Food and Bioproducts Processing vol:102 issue:Epub ahead of print pages:1-19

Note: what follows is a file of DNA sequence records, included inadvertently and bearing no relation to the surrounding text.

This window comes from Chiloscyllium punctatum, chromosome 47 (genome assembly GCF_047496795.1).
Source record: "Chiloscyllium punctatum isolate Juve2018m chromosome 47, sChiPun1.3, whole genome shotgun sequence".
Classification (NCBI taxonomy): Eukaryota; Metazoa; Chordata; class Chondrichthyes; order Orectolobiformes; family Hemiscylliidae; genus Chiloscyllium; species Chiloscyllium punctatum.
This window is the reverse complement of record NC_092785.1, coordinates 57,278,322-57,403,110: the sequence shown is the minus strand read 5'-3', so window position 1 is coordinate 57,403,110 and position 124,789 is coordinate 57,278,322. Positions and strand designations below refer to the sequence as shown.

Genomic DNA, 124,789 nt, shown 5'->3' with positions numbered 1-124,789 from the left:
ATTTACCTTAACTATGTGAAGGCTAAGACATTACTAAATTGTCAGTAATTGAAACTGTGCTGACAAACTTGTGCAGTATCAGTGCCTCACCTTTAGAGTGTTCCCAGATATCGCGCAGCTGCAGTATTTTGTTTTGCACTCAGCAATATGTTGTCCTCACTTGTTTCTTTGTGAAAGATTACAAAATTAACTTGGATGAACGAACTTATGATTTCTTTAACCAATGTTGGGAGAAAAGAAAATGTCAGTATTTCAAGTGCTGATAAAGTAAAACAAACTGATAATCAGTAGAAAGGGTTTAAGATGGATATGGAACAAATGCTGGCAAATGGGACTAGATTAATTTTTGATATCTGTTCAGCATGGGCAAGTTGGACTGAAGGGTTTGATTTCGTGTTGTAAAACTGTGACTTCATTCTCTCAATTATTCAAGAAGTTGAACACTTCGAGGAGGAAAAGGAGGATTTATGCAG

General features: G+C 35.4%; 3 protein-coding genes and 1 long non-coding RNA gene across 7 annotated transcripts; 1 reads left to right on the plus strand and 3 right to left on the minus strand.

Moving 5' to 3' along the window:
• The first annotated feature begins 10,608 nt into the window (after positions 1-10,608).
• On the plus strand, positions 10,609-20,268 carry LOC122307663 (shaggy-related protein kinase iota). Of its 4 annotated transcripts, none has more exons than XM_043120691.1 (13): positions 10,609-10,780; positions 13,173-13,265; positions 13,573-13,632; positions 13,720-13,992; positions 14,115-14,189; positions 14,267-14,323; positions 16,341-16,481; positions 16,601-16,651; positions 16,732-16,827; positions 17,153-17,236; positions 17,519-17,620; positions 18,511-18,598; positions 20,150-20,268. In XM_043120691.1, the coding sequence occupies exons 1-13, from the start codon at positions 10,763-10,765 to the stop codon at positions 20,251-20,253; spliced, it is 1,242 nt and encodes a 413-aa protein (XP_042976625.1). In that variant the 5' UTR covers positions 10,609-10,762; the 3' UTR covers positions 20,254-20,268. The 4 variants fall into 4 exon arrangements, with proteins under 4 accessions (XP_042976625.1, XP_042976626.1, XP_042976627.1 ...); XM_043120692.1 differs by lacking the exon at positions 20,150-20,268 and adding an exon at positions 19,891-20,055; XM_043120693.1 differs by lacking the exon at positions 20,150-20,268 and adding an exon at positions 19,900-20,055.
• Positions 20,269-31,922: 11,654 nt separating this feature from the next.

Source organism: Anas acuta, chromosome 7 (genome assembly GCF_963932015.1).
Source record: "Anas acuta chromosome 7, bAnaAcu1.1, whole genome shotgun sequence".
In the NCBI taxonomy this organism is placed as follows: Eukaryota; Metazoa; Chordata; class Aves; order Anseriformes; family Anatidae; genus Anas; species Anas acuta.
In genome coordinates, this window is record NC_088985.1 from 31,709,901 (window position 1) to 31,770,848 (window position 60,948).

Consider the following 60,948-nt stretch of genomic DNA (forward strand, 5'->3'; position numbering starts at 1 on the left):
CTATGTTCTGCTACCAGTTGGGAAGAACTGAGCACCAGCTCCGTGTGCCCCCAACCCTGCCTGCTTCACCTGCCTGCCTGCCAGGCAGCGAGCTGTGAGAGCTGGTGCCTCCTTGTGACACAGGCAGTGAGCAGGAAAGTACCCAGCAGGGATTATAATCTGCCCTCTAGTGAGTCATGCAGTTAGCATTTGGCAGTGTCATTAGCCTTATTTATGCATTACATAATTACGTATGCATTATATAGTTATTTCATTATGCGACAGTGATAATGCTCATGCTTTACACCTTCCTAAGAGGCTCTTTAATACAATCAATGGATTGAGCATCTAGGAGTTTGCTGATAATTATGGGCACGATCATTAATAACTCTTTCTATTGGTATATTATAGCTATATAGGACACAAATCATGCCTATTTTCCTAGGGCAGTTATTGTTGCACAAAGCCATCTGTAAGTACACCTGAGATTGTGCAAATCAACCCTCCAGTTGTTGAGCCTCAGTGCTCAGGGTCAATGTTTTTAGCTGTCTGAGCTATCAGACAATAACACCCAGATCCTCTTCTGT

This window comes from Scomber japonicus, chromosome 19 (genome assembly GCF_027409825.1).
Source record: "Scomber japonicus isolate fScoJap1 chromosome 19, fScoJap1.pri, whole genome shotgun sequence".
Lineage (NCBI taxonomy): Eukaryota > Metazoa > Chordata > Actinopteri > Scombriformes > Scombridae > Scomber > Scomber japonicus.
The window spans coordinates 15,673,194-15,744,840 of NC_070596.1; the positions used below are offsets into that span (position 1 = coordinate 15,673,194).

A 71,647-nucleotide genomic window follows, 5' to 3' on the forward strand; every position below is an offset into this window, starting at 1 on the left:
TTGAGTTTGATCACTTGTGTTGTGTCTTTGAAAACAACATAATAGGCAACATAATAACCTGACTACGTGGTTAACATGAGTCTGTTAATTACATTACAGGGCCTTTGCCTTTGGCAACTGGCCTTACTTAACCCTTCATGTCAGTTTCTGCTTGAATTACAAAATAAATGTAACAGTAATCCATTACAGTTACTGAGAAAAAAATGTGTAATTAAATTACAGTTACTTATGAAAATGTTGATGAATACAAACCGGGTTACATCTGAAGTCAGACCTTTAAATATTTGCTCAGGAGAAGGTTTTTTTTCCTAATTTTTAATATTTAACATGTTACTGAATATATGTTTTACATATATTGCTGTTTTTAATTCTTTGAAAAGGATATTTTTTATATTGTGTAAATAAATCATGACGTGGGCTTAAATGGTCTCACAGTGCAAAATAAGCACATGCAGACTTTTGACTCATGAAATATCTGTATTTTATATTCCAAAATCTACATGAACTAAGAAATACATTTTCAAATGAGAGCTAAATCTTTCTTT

In predictive microbiology, the (induced) lag-phase is a phenomenon of specific interest, as it has a large impact on the assessment of safety and quality of food products. This lag phase has been studied mostly on a macroscopic level. However, a quest for more mechanistically-based predictive models has started, for example, through the integration of a metabolic reaction network into widely used macroscopic model structures. This multi-scale modeling approach is called dynamic metabolic flux analysis (dMFA). In this contribution, a recently developed algorithm for dMFA is used to estimate the metabolic fluxes in Escherichia coli K12 during an experimentally induced lag phase through a sudden shift in temperature. To study this phenomenon, controlled bioreactor experiments were performed: on the one hand at a fixed and optimal temperature for growth (37 °C), and on the other hand starting at 20 °C, with a sudden temperature shift to 37 °C during the exponential growth, inducing an intermediate lag phase. The evolution of biomass and metabolite concentrations was monitored during these experiments. After dMFA analysis of the gathered measurements, some interesting patterns in metabolic activity during the different growth phases are revealed. The described case study is a first practical test case to assess the capabilities of the recently developed dMFA methodology in an experimental predictive microbiology setting.